Should You Hire Your Friend at your Company?

Updated on May 11th, 2017
hiring your friend

If you do hire them the question is: Do you want to keep them as friends?

Just kidding. While it’s common knowledge that you should never do business with friends, with the right approach you can make it work. Maybe you’re flooded with work and could use a virtual assistant or sub-contractor help with some research. Although hiring your friend can be a little tricky, you don’t have to rule it out entirely. Here are some pointers on making it work:

Draft an Agreement
While it can be awkward, you’ll thank yourself later. Just like how you’ll need to create an agreement with a new client, you’ll want to draft an agreement before having your friend work for you. Include the basics such as a job title, terms, rates, and an NDA. Spend some time going over it to see if your friend has any questions and is comfortable with the arrangement.

Creating an agreement is also a good way to see how you both feel about having a business arrangement with your friend. It sets the tone for your working relationship. Make sure this is something you are both up for without stifling your friendship.

Turn It Into a Mentorship
While not required by any means, turning it into more of a mentorship could make it a more enriching experience for the both of you. Is your friend trying to get more experience with freelance writing or starting their own business?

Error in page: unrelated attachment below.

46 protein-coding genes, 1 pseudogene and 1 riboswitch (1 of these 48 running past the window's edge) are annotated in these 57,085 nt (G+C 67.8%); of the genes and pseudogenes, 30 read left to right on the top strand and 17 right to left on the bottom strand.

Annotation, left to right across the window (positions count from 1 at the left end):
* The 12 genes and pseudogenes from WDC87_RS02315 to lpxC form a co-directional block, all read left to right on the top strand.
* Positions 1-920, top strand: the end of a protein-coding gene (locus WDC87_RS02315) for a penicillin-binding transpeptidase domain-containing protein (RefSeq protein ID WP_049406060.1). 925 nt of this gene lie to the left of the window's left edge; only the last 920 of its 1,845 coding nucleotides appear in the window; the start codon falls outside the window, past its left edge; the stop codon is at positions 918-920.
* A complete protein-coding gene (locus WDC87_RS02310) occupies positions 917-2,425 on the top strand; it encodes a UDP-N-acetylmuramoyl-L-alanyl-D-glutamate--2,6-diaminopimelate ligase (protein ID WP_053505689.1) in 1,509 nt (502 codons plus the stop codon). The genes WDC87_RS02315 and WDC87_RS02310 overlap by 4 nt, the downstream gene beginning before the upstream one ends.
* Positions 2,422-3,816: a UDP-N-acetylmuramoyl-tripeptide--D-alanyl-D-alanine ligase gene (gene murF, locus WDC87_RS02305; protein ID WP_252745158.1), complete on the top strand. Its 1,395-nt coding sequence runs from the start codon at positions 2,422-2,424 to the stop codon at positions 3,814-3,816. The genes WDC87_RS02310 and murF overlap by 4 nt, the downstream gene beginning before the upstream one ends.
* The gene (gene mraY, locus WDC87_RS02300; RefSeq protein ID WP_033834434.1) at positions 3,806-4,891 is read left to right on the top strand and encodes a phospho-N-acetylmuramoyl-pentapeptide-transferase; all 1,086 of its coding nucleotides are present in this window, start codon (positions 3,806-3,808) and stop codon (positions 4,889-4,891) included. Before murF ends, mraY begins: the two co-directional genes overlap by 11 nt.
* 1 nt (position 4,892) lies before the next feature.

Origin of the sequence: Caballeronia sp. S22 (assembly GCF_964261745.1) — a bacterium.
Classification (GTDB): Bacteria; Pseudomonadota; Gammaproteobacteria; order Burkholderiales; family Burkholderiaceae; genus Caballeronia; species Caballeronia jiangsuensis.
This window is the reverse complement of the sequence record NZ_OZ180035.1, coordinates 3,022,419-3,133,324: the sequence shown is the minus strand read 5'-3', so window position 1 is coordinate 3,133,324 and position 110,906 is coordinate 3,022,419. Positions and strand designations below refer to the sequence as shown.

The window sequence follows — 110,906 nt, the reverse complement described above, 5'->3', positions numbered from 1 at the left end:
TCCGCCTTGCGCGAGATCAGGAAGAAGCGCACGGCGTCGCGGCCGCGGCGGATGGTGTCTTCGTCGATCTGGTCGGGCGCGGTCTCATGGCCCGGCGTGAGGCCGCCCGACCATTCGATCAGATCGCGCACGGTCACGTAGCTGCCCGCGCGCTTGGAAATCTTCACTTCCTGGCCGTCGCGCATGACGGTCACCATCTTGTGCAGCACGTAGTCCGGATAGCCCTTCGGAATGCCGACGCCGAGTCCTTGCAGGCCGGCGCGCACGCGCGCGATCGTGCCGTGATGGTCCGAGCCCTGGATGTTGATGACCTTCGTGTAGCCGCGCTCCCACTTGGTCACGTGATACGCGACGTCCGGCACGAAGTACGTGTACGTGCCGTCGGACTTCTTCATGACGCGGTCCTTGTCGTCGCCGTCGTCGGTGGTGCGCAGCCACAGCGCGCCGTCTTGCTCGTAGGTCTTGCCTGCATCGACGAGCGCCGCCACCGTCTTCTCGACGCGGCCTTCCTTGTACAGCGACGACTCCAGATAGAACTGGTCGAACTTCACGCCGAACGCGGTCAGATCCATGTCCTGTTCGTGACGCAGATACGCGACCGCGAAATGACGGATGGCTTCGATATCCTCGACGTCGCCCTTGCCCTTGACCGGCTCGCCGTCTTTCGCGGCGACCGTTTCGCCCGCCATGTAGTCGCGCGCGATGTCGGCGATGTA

While some of the tasks you’ve assigned them is grunt work, they can learn the ins and outs of what you do. You can also teach them basics on setting rates, landing clients, and how to stay on top of trends in your industry. And if you’re compelled to, you can give them leads on job leads, and potentially recommend them to clients when the opportunity arises.

Consider Your Dynamic
Have you and your friend worked together in the past? If so, was one person in charge, or was it more of a collaborative effort? Does one person in the friendship tend to be a little more dominant than the other?

While you have a friend who is completely qualified and available to take on work you need help with, it may not be a good match if the dynamic isn’t a good fit. For instance, if your friend is used to being in charge they might not acclimate well to working for you.

You might be better off hiring a virtual assistant through a site such as UpWork or Freelancer. If you have any reservations, try sussing things out beforehand and make it clear what your expectations. You can also try doing a trial run or a one-off assignment before committing to something long-term.

While it makes perfect sense why you might have reservations about hiring a friend, taking a few precautions and setting a few things in place could turn it situation that’s beneficial for all parties involved.

Jackie Lam

Jackie Lam

Jackie Lam is a personal finance writer that helps readers navigate the crazy world of retirement. She gives tips and tricks to retire early, save more money and become debt free.

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